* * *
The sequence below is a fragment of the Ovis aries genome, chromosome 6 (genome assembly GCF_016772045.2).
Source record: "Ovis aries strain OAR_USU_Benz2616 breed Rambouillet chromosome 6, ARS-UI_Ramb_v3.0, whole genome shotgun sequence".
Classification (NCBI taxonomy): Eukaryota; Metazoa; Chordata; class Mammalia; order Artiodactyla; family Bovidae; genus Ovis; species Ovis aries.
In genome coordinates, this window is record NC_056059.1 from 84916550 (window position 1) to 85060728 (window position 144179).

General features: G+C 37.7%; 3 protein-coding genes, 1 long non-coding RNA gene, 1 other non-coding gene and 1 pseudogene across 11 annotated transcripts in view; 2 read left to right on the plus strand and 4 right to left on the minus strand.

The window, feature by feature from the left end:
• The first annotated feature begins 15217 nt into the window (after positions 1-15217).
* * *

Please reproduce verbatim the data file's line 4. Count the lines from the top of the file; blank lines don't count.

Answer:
In genome coordinates, this window is record NC_056059.1 from 84916550 (window position 1) to 85060728 (window position 144179).